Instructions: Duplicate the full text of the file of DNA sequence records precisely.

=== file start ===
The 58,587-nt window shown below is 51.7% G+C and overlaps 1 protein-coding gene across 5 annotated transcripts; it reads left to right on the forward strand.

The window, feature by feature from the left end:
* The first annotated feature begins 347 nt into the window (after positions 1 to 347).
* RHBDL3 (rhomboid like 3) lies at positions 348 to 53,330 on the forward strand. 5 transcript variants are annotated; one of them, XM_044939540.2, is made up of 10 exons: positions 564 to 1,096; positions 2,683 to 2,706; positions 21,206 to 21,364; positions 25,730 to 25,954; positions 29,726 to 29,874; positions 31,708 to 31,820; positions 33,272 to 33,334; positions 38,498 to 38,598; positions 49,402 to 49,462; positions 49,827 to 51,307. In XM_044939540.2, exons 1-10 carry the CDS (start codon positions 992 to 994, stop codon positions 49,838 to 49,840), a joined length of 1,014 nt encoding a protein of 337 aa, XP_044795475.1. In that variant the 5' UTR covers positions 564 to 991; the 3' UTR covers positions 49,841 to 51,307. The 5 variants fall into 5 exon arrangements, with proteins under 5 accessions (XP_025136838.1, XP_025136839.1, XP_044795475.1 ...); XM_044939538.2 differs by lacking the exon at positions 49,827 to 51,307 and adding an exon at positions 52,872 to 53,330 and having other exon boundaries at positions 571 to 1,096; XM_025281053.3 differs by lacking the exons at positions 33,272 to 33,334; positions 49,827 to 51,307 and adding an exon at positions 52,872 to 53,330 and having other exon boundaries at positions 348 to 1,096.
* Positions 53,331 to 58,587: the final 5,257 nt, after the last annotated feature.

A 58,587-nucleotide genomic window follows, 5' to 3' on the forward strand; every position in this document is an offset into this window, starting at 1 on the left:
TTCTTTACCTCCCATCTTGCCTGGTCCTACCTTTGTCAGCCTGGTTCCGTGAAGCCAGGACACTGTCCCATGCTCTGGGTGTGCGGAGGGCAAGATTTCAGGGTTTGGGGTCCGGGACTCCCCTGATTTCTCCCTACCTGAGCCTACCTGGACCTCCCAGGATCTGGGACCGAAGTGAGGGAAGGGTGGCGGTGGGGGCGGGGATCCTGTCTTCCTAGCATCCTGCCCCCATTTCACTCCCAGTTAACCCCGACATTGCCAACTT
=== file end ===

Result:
The 58,587-nt window shown below is 51.7% G+C and overlaps 1 protein-coding gene across 5 annotated transcripts; it reads left to right on the forward strand.

The window, feature by feature from the left end:
* The first annotated feature begins 347 nt into the window (after positions 1 to 347).
* RHBDL3 (rhomboid like 3) lies at positions 348 to 53,330 on the forward strand. 5 transcript variants are annotated; one of them, XM_044939540.2, is made up of 10 exons: positions 564 to 1,096; positions 2,683 to 2,706; positions 21,206 to 21,364; positions 25,730 to 25,954; positions 29,726 to 29,874; positions 31,708 to 31,820; positions 33,272 to 33,334; positions 38,498 to 38,598; positions 49,402 to 49,462; positions 49,827 to 51,307. In XM_044939540.2, exons 1-10 carry the CDS (start codon positions 992 to 994, stop codon positions 49,838 to 49,840), a joined length of 1,014 nt encoding a protein of 337 aa, XP_044795475.1. In that variant the 5' UTR covers positions 564 to 991; the 3' UTR covers positions 49,841 to 51,307. The 5 variants fall into 5 exon arrangements, with proteins under 5 accessions (XP_025136838.1, XP_025136839.1, XP_044795475.1 ...); XM_044939538.2 differs by lacking the exon at positions 49,827 to 51,307 and adding an exon at positions 52,872 to 53,330 and having other exon boundaries at positions 571 to 1,096; XM_025281053.3 differs by lacking the exons at positions 33,272 to 33,334; positions 49,827 to 51,307 and adding an exon at positions 52,872 to 53,330 and having other exon boundaries at positions 348 to 1,096.
* Positions 53,331 to 58,587: the final 5,257 nt, after the last annotated feature.

A 58,587-nucleotide genomic window follows, 5' to 3' on the forward strand; every position in this document is an offset into this window, starting at 1 on the left:
TTCTTTACCTCCCATCTTGCCTGGTCCTACCTTTGTCAGCCTGGTTCCGTGAAGCCAGGACACTGTCCCATGCTCTGGGTGTGCGGAGGGCAAGATTTCAGGGTTTGGGGTCCGGGACTCCCCTGATTTCTCCCTACCTGAGCCTACCTGGACCTCCCAGGATCTGGGACCGAAGTGAGGGAAGGGTGGCGGTGGGGGCGGGGATCCTGTCTTCCTAGCATCCTGCCCCCATTTCACTCCCAGTTAACCCCGACATTGCCAACTT